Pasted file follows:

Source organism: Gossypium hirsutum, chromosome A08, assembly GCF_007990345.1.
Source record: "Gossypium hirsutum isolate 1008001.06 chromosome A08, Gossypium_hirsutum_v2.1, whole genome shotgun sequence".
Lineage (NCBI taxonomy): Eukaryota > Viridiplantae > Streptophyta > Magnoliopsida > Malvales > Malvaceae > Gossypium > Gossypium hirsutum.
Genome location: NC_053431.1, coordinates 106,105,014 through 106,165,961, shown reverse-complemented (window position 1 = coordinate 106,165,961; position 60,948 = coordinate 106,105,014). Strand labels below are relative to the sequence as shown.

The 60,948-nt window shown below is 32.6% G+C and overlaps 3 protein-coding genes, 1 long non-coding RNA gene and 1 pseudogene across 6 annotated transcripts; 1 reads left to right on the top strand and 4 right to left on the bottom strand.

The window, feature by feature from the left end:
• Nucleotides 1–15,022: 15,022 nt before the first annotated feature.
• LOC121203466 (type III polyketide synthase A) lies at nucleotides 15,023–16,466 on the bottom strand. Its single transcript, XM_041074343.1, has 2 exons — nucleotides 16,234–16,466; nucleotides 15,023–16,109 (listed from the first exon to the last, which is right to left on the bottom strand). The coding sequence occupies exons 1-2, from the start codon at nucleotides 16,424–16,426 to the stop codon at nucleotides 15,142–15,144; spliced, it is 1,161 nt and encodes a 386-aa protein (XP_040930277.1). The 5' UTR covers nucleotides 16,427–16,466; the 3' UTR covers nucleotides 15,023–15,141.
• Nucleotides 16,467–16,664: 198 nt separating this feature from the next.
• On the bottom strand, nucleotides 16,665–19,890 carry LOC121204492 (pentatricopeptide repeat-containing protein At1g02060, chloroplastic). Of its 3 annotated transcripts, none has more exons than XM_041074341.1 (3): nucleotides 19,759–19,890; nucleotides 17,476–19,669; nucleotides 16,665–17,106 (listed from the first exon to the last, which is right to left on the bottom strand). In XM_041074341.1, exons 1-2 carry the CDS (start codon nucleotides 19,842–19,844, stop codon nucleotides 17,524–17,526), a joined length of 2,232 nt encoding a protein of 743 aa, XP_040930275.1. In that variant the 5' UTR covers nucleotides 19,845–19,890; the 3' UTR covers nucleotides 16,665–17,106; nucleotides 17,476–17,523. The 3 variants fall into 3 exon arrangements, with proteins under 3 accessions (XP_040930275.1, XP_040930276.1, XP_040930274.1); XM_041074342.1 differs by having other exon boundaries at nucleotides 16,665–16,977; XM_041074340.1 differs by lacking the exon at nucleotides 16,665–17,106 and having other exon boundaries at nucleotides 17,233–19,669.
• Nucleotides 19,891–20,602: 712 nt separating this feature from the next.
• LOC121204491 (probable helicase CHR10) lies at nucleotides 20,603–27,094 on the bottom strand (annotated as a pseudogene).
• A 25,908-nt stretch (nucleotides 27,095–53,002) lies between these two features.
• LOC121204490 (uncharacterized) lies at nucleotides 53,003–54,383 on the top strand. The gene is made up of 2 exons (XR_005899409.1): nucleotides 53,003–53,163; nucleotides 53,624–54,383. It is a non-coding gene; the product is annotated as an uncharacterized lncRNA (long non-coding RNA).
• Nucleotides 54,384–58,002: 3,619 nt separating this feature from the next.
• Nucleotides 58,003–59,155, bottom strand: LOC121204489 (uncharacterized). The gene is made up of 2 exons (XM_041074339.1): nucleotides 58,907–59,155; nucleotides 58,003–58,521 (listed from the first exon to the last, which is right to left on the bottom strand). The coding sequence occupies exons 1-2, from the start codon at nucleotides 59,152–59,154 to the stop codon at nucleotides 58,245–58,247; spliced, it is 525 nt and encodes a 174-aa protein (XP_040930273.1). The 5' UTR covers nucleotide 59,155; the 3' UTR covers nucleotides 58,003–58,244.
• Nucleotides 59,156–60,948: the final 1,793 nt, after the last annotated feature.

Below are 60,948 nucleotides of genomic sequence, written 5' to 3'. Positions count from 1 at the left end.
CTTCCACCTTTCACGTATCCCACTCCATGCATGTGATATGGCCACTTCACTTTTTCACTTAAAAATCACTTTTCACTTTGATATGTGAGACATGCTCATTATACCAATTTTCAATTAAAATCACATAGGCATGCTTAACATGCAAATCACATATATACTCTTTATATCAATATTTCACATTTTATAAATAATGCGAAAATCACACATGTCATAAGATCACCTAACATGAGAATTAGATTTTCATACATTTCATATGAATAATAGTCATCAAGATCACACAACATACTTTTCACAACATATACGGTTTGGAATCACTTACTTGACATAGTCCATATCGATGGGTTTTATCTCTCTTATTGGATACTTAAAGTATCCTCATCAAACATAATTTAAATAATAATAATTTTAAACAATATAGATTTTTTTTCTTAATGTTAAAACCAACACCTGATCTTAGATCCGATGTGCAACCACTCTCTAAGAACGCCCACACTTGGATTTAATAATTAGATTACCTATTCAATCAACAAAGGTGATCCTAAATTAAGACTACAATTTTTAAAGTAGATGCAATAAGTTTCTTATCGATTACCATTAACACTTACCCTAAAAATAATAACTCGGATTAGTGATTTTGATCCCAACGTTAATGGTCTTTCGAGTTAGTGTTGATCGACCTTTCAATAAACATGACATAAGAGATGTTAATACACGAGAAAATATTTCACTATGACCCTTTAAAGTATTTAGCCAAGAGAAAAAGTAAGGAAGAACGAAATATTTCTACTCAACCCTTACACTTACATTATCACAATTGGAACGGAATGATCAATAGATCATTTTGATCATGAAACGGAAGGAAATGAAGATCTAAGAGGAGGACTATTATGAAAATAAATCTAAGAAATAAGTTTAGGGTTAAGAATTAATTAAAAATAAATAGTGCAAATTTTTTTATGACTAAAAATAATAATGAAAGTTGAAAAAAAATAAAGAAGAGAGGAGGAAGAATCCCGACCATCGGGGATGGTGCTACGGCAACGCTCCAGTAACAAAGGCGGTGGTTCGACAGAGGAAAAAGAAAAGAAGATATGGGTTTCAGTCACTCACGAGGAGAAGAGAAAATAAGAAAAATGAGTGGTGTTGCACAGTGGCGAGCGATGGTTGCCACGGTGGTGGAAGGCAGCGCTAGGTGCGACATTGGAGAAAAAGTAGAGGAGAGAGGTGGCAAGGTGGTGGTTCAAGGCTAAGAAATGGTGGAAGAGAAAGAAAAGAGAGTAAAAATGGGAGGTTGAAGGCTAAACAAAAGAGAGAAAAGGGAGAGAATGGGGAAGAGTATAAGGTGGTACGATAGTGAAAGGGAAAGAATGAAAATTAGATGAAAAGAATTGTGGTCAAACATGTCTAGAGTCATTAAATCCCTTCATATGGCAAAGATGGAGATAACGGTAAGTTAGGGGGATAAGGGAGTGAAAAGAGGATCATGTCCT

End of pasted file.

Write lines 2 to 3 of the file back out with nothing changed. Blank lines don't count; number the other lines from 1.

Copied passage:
Source record: "Gossypium hirsutum isolate 1008001.06 chromosome A08, Gossypium_hirsutum_v2.1, whole genome shotgun sequence".
Lineage (NCBI taxonomy): Eukaryota > Viridiplantae > Streptophyta > Magnoliopsida > Malvales > Malvaceae > Gossypium > Gossypium hirsutum.